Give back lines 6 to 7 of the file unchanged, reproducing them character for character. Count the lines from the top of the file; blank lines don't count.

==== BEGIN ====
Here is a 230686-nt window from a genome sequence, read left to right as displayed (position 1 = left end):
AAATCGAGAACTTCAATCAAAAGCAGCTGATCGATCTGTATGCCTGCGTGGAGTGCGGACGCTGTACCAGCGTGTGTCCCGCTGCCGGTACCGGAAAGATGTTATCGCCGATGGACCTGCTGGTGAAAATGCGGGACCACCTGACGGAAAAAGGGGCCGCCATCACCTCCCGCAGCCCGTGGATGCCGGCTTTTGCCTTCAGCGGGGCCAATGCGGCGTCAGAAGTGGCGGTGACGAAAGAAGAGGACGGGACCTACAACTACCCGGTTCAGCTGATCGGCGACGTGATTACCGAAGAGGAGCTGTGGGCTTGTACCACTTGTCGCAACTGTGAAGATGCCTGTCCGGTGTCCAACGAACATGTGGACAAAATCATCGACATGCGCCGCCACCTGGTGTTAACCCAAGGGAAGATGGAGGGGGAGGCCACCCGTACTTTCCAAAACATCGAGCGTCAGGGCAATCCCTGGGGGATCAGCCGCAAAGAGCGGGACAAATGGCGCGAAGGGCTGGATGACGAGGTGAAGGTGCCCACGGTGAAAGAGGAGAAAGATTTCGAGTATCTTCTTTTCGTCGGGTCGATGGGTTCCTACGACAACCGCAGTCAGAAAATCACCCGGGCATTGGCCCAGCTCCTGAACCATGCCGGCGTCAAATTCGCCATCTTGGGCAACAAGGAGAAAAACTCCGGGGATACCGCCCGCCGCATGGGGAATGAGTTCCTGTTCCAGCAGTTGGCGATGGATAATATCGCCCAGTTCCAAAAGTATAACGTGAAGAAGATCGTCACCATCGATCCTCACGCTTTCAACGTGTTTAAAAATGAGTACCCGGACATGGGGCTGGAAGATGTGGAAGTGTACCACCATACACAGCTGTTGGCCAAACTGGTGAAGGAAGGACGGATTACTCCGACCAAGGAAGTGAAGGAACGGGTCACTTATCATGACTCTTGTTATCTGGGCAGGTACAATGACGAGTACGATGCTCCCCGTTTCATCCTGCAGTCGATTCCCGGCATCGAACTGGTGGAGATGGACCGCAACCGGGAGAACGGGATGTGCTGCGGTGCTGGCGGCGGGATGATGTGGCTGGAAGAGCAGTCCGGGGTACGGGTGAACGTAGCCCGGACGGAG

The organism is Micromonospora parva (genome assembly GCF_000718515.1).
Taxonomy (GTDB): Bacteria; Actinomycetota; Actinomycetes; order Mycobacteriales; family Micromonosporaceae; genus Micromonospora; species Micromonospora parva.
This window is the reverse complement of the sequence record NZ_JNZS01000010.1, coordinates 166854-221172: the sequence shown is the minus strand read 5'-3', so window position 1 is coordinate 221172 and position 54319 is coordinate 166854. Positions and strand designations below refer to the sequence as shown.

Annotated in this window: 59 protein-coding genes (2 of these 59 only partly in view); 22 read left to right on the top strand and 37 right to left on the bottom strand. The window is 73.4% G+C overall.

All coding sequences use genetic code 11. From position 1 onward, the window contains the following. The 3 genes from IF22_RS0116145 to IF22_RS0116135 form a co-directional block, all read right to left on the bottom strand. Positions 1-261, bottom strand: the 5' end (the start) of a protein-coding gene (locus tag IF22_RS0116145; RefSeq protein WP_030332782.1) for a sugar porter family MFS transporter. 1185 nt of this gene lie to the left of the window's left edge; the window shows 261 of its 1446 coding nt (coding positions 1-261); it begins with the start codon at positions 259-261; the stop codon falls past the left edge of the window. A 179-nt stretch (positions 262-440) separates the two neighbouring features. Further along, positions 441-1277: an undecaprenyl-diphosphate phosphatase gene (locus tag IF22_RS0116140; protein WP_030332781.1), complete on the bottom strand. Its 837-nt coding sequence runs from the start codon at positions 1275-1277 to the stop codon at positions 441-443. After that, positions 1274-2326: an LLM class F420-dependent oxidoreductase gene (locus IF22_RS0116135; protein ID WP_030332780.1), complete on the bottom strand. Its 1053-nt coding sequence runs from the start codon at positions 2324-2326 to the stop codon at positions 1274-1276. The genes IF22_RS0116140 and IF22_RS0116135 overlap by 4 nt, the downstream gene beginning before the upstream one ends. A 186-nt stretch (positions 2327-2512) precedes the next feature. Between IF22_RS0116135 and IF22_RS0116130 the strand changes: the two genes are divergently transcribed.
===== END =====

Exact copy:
Annotated in this window: 59 protein-coding genes (2 of these 59 only partly in view); 22 read left to right on the top strand and 37 right to left on the bottom strand. The window is 73.4% G+C overall.

All coding sequences use genetic code 11. From position 1 onward, the window contains the following. The 3 genes from IF22_RS0116145 to IF22_RS0116135 form a co-directional block, all read right to left on the bottom strand. Positions 1-261, bottom strand: the 5' end (the start) of a protein-coding gene (locus tag IF22_RS0116145; RefSeq protein WP_030332782.1) for a sugar porter family MFS transporter. 1185 nt of this gene lie to the left of the window's left edge; the window shows 261 of its 1446 coding nt (coding positions 1-261); it begins with the start codon at positions 259-261; the stop codon falls past the left edge of the window. A 179-nt stretch (positions 262-440) separates the two neighbouring features. Further along, positions 441-1277: an undecaprenyl-diphosphate phosphatase gene (locus tag IF22_RS0116140; protein WP_030332781.1), complete on the bottom strand. Its 837-nt coding sequence runs from the start codon at positions 1275-1277 to the stop codon at positions 441-443. After that, positions 1274-2326: an LLM class F420-dependent oxidoreductase gene (locus IF22_RS0116135; protein ID WP_030332780.1), complete on the bottom strand. Its 1053-nt coding sequence runs from the start codon at positions 2324-2326 to the stop codon at positions 1274-1276. The genes IF22_RS0116140 and IF22_RS0116135 overlap by 4 nt, the downstream gene beginning before the upstream one ends. A 186-nt stretch (positions 2327-2512) precedes the next feature. Between IF22_RS0116135 and IF22_RS0116130 the strand changes: the two genes are divergently transcribed.